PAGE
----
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March 8, 2022

The Five Time Thieves

By Dominica Degrandis

If your wallet was stolen, you’d notice. If your security badge to your office was filched, you’d know it when you arrived. And if you opened the fridge to find your lunch missing, you’d make sure your office mates heard about it. So why don’t people notice when they are robbed of something more valuable than their wallet, badge, or lunch—their nonrenewable time?

We grumble that there just aren’t enough hours in the day and that someone else sure seems to have a lot of free time. But we regular mortals only have twenty-four hours in a day. The problem is that we don’t protect our hours from being stolen. We allow thieves to steal time from us day after day after day.

Who are these thieves of time? The five thieves of time, as presented in my book Making Work Visible: Exposing Time Theft to Optimize Work & Flow, that prevent you from getting work done include:

  1. Too Much Work-in-Progress (WIP)—work that has started, but is not yet finished, sometimes referred to as partially completed work.
  2. Unknown Dependencies—something you weren’t aware of that needs to happen before you can finish.
  3. Unplanned Work—interruptions that prevent you from finishing something or from stopping at a better breaking point.
  4. Conflicting Priorities—projects and tasks that compete with each other; this is exacerbated when you are uncertain about what the most important thing is to do.
  5. Neglected Work—partially completed work that sits idle on the bench. 

These five thieves hide right under your nose, comfortably cozy between you and your work. But they leave clues at every crime scene. If we’re going to get stuff done, we must trap these thieves to expose the crimes they commit. Once the thieves are caught, we can begin to do something about their insidious wreckage. Instead of being at their mercy, we can turn that dark corner, take back control, and make the kind of improvements that matter.

Let’s look at these thieves in more detail.

Thief Too Much Work-in-Progress (WIP)

In textbook terminology, too much work-in-progress (WIP) is when the demand on the team exceeds the capacity of the team—which is a rather boring way to say that our teams are drowning in work, often because their schedule is completely full. Every minute of the day is fully scheduled (or fully allocated to 100% resource utilization). The most talented have the longest lists. This equates to people doing their full-time job on top of everything else that is expected of them, such as troubleshooting environment issues (problems with the configuration of servers that prevent website functionality and other things from working right), hiring new team members, and completing merit reviews to name just a few. Similar to how our digestion system lets us know when we’ve stuffed too much food down it, Thief Too Much WIP attacks us if we cram too many meetings into our day, leaving us unable to begin the day’s to-do list until 6:00 p.m.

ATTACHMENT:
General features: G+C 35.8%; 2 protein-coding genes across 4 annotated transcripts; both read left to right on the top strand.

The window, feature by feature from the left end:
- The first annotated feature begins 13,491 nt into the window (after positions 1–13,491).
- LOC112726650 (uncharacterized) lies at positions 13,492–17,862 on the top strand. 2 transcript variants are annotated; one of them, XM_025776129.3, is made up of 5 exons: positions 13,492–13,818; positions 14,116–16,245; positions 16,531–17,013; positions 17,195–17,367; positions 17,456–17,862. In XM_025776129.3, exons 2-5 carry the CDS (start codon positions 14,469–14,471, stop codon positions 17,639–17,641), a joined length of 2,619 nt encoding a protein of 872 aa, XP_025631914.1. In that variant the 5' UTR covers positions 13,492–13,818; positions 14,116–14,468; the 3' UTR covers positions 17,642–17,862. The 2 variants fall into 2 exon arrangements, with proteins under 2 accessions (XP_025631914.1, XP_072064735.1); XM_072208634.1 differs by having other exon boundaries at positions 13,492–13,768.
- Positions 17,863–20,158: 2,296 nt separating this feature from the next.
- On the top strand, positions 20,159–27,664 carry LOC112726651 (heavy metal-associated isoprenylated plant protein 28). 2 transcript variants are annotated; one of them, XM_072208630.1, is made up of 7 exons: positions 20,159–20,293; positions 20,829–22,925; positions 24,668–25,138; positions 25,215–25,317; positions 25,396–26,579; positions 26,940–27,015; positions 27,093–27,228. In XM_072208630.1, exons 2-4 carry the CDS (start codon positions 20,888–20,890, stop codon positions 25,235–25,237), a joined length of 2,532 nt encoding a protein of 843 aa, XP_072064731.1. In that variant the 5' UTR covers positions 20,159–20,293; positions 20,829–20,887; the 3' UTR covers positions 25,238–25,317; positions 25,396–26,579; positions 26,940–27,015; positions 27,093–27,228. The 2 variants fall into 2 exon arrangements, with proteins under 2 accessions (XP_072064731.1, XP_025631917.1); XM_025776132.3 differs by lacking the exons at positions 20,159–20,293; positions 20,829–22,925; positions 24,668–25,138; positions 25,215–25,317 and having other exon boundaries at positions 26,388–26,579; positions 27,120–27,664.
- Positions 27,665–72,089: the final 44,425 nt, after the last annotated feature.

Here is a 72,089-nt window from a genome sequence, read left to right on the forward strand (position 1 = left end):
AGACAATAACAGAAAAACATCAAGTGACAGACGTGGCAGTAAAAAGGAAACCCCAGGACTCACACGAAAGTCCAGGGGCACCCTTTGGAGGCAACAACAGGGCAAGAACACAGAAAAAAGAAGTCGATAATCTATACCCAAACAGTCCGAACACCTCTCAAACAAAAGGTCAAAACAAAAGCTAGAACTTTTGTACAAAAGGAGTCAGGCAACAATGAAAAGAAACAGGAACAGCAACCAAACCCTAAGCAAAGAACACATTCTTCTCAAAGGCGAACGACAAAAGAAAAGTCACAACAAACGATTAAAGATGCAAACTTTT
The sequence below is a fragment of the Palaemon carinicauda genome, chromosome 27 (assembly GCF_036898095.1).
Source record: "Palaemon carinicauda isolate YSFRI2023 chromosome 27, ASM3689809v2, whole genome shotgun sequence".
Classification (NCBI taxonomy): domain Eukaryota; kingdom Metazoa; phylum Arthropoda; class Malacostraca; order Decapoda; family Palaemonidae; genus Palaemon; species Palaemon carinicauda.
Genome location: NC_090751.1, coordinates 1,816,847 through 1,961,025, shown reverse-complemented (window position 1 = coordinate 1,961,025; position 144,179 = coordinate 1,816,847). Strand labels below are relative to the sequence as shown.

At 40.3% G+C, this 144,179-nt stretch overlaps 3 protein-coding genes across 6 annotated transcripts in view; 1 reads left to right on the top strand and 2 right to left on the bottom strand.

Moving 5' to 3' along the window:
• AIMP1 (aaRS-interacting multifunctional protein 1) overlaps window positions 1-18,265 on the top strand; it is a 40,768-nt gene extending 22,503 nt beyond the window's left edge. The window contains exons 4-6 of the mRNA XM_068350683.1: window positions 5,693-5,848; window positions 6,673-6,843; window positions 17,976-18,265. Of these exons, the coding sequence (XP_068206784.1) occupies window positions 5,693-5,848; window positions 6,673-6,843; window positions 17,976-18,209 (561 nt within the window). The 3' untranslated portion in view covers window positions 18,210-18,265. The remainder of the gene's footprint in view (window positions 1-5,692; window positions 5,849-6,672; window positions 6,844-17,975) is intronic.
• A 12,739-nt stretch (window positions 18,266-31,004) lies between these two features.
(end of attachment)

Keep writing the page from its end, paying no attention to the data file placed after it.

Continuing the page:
Thief Unknown Dependencies

Tightly coupled software architecture is a victim of the big bully that is Thief Unknown Dependencies. When a decision to remove a table from a database negatively impacts another team, Thief Unknown Dependencies scores big time. This is an example of a software code dependency.

Specialized expert skill sets are also at risk of being hit by this big bully thief. A developer wonders, “Are there unknown vulnerabilities in this code?” while waiting on feedback from a security expert. But the security expert is busy discovering how someone hacked into their now unsecure database. A question waits on input from a database architect. “Is the data in the test environment wrong? Can they please check it out?” But the database architect is busy helping the security expert. When you are the only one on the team with a special skill set, you can be the bottleneck pulled in many directions. Expert skills in high demand are often unavailable when you need them. Thief Unknown Dependency snickers in delight.

A similar problem occurs for changes outside of your control in the form of third-party vendors. Major cloud providers, like Amazon EC2, Microsoft Azure, and Google Compute Engine, provide service level agreement policies that guarantee their customers 99.95% uptime. This equates to twenty-two minutes of allowable downtime per month. When your cloud provider is down, you are down, and Thief Unknown Dependency laughs at you. Granted, your cloud provider is a known dependency, but do you always know it when they first strike? How much time does the team spend troubleshooting a problem before they realize it was the cloud provider who did it in the datacenter with the candlestick? But you still lose even if it’s the provider’s fault because you are constrained by contractual agreements. You may be compensated with time credits, but if a failure occurs, how much time is wiped out trying to recover lost data? If you totaled the hours a team troubleshoots an incident like this, how much time is really stolen?